The dangers of laser hair removal - AmericaNowNews.com

The dangers of laser hair removal

Laser hair removal is the second-most popular outpatient procedure in the country, and it's not cheap. The problem is, in some states, almost anybody can perform this service. And in the wrong hands, a laser can be a dangerous piece of equipment. 

A $99 Groupon or LivingSocial offer may seem attractive, but the money you save is no bargain at all if the person operating the laser doesn't know what they're doing.  

Anne Warren got one of those $99 specials for a day spa near her home in Virginia. 

"It hurt a lot and it continued to burn afterward," she said. "And when I looked in the mirror, I actually had blisters across the top of my lip."

Trisha Ip also claimed one of those offers to get her legs done. After all, she said, who wouldn't want to get half off of such a costly procedure?

"My skin had a terrible reaction. It erupted," Trisha said. "I was scared it was burns, because it looked like burns, and I ended up having to see a dermatologist to see what it was and get some relief."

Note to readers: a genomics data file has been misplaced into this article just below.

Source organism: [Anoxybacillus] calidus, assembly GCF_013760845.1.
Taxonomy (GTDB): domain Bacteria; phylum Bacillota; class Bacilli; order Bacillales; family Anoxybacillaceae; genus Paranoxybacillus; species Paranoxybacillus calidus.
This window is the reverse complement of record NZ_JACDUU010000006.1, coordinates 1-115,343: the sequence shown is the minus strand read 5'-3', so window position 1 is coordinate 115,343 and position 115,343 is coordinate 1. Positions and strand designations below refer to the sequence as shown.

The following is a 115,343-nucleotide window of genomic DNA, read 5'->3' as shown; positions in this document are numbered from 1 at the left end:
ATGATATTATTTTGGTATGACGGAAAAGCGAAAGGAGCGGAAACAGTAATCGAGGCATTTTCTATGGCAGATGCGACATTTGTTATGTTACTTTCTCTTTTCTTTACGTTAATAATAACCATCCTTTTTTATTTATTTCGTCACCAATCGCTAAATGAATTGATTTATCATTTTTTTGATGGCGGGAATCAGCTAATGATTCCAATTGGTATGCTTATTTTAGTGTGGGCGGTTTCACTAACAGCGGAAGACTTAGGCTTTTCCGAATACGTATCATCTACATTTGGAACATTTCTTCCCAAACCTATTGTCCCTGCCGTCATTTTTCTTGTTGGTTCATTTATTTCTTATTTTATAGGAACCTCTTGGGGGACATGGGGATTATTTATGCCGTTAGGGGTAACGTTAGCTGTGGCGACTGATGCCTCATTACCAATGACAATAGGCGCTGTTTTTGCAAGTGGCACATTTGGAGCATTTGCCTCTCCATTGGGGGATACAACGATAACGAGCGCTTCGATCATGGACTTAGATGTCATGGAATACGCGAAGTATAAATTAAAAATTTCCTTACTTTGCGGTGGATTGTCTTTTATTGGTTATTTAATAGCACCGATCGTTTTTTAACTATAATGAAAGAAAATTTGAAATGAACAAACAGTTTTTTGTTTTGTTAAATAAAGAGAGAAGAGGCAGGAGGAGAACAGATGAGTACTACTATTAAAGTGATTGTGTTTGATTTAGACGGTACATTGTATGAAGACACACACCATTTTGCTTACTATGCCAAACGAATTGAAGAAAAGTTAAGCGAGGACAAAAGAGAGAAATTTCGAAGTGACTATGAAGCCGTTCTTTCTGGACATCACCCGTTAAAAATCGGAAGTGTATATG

Dr. Suzanne Kitces Peck knows what she's doing. She's an M.D. and a board-certified dermatologist. The problem is that some state regulations are such that almost anybody, with very limited training, can be certified to operate one of these lasers. The cost is a little higher at Dr. Peck's office than most day spas, but as Dr. Peck points out - you get what you pay for. 

"Even in the best laser hands, there's always risks associated with it," she explained. "But in the wrong hands, there can be some devastating, permanent risks associated with using this machine."

As for Trisha Ip - there will be no more bargain hunting. She's done with laser hair removal. 

"I got very lucky not to get scarred. I don't know what would happen next time," she said. 

If you decide to have laser hair removal at some place other than the office of a board-certified dermatologist, be sure to ask the facility if its laser technicians are working under the direct supervision of a doctor, physician's assistant, or a registered nurse.

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